Thousands of Amateur Radio operators will be showing off their emergency capabilities during the weekend of June 26th - 27th 2010 as part of a nationwide event known as "Field Day". Over the past few years the news has been full of reports of Amateur Radio (often called "Ham Radio") operators providing critical communications during unexpected emergencies in towns across our nation including; the California wildfires, Midwest storms/tornadoes, and even international disasters such as the Haitian earthquake. During Hurricane Katrina, Amateur Radio was often the ONLY way people could communicate, and hundreds of volunteer "hams" traveled south into the disaster zone to save lives and property.
Locally in 2009 local governments called on Amateur Radio operators in San Jose and Santa Cruz to provide communications after a fiber-optic cable in the South San Jose area was vandalized, disabling phone communications -- including 911 emergency service -- for nearly a day in Morgan Hill, Gilroy, and large areas of Santa Cruz County. When trouble is brewing, Amateur Radio's volunteers are often the first to provide rescuers with critical information and communications.
Showcasing the latest digital and satellite capabilities, voice communications, and even historical Morse code; ARRL Field Day is a nationwide event showcasing Amateur Radio to the public. Using only emergency power supplies and portable equipment, Amateur Radio operators will construct radio stations in parks, shopping malls, schools and backyards around the country.
"We hope that people will come and see for themselves, this is not your grandfather's radio anymore," said Allen Pitts of the ARRL. "The communications networks that ham radio people can quickly create have saved many lives in the past months when other systems failed or were overloaded."
On June 26th, San Jose residents will have a chance to meet and talk with local "hams", and see for themselves what the Amateur Radio is all about. The K6SRA "Bay-Net" team will be demonstrating Amateur Radio at the Mockingbird Hill entrance to Almaden Quicksilver Park on Saturday June 26th from 11:00am to 6:00pm PDT. The Bay-Net team invites the public to come and see ham radio’s new capabilities and learn how to get their own FCC radio license before the next disaster strikes.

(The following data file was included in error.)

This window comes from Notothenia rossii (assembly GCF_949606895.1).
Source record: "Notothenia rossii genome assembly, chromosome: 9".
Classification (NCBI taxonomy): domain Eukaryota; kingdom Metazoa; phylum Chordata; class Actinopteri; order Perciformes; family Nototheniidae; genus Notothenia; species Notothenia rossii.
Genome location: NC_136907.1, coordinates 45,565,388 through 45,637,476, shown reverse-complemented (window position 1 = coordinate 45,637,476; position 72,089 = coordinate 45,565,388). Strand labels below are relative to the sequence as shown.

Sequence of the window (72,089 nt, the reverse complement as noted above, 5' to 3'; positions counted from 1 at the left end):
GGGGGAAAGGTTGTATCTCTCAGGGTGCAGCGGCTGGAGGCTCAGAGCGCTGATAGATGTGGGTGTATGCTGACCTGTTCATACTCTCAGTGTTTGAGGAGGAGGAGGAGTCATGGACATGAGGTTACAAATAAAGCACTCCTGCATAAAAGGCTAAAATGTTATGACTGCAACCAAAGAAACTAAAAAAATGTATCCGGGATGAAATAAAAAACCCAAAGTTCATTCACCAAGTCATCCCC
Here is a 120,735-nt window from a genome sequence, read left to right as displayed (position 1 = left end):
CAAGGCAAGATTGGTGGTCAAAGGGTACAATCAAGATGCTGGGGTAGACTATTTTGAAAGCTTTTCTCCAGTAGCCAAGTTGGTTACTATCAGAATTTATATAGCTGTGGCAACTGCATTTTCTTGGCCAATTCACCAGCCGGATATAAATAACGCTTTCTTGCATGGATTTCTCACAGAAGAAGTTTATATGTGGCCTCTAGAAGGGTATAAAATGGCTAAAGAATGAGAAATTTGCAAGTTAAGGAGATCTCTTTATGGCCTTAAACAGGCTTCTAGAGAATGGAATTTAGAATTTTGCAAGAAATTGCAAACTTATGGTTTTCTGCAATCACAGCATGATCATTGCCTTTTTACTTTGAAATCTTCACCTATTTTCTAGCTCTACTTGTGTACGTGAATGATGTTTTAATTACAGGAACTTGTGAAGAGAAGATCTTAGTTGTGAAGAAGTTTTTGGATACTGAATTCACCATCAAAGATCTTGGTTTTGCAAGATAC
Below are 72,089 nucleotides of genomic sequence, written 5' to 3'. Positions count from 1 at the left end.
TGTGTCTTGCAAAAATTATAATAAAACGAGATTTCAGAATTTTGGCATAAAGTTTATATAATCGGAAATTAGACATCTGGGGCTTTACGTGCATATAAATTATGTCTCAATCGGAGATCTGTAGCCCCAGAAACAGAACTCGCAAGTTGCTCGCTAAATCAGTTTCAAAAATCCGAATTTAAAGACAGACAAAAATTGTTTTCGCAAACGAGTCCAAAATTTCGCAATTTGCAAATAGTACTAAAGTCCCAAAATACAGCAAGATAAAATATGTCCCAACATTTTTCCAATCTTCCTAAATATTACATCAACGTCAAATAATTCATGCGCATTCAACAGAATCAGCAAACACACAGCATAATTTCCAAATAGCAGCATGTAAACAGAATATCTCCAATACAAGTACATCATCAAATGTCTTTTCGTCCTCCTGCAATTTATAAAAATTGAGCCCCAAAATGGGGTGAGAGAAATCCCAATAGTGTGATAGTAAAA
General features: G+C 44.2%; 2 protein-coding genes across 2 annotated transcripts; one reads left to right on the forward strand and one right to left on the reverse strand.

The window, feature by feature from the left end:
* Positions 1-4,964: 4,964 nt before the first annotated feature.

Location - Mockingbird Hill entrance to Almaden Quicksilver Park
Lat/Lon: 37 deg 11' 36.71" N -- 121 deg 50' 11.60" W
There are 650,000 Amateur Radio licensees in the US, and more than 2.5 million around the world. Through the ARRL’s ARES program, Amateur Radio volunteers provide emergency communications for thousands of state and local emergency response agencies, all for free.
To learn more about Amateur Radio, stop by the Bay-Net exhibit on Saturday June 26th. The public is most cordially invited to come, meet and talk with the Bay-Net team. See what modern Amateur Radio can do. They can even help you get on the air!
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Bay-Net is a multi-site linked system available for use by any licensed amateur at no cost. During crisis events the Bay-Net system is allocated for use by the American Red Cross Bay Area (ARCBA) chapter's Disaster Communications Team. Learn more about Bay-Net at http://www.bay-